Why Free Java matters

Barry Hawkins blogs about his reasons why he thinks working on free Java implementations is a good thing.

Being a long time JavaLobby subscriber I have read several pieces of pro and contra and enjoyed several flamewars in the articles' trackbacks or forums :)

One item I care about but that really seldom comes up in this discussions is installing Java runtime environments (JRE).

You can find postings of Sun employees how neat their new Windows installer is and how it can found out which components of the JRE you have already installed and how it uses this information wisely to minimize the downloads.

However there is no such thing for Linux.

All you will get is some kind of self extracting blob that may or may not ruin your system.
According to Sun's download page the same situation applies to Solaris, so I grant them lack of knowledge instead of believing they are making it harder than necessary.

Of course, the moment you suggest Sun could arrive in the 21st century and find out about proper package management, you'll have whiners all over you, telling you that poor Sun can't obviously produce packages for all those bazillion packagemanagers (two anyone?).

Well, how about not prohibiting repackaging then?

As the obviously have one single version of the required files for all Linux distributions, why not allow to rearrange those files, without modifications of course, into an installable form?

Or, how about allowing distribution at all?

As it stands, a Java application developer can either rely on an JRE installed or put some kind of installation instructions into their package. Automatic dependency resolution? Sorry.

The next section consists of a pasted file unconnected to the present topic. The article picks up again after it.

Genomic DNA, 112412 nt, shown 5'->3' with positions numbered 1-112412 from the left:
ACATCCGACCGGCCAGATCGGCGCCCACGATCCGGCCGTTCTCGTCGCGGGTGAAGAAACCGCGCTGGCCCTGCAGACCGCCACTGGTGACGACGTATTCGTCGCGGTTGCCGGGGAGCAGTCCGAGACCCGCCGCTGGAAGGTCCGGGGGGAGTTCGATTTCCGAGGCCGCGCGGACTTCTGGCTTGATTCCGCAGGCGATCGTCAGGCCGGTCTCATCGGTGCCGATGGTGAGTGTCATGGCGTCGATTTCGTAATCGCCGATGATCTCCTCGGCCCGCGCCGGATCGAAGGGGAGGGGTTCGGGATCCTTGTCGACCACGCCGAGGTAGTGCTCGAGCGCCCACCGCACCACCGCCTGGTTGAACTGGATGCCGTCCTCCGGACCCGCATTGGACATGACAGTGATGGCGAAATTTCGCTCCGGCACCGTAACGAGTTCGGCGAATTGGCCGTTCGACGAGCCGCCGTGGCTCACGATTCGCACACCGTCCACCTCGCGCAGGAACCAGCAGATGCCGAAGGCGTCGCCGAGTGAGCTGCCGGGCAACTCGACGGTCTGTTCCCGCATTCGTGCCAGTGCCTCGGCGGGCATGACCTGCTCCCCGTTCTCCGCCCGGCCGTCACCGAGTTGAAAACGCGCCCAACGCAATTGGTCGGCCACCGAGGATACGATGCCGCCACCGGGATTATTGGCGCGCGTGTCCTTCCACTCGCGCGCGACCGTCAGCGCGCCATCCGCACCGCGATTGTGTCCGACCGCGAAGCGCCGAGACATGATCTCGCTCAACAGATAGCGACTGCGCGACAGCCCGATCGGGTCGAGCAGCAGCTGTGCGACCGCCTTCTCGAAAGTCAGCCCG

If you reach that point in a discussion, you'll get the gem: "You are allowed to distribute a JRE along your Java application"

Must be a new mantra. Like "Write once, run anywhere" has been replaced by "Write once, deliver everything yourself".

Therefor I have high hopes on the progress of free Java implementations. Not just because free as in speech is good, not just because of avoiding lock-in, because of getting a platform that can actually be delivered to the users in a way they expect software to be delivered.


Classpath makes good progress. In fact this year meant lift-off for Classpath. We can discuss the benefits of free Java or just make it happen.

By elektro at Wed, 09/21/2005 - 15:04

For linux (or free software in general) Java is not an optimal choice for the reasons this blog claims.
Classpath indeed is already very advanced and you can do most things you (a kde developer) want to do. I mean; how much do you care for a Swing implementation? Barring that; compatibility is near 100% for the 1.4 version. The 1.5 realease is already 84% compatible, and more if you don't want to use Swing.

good times!

By Thomas Zander at Wed, 09/21/2005 - 17:58

Repackaging is OK, given you have permission from Sun to do it. Getting this permission is neither hard nor impossible. For example, Slackware have permission and ships repackaged Sun Java.


By zdzichu at Wed, 09/21/2005 - 15:50

A few years ago I got Java from Sun for my Redhat system (I pretty much had no choice at my uni). Don't know if they still do it this way, but back then it was avaliable as a zipped RPM.

Anyway, this makes no sense, RPMs are already compressed so zipping it actually made the download *larger*!

It amazes me no one at Sun noticed that.

By jimmy_h at Wed, 09/21/2005 - 20:42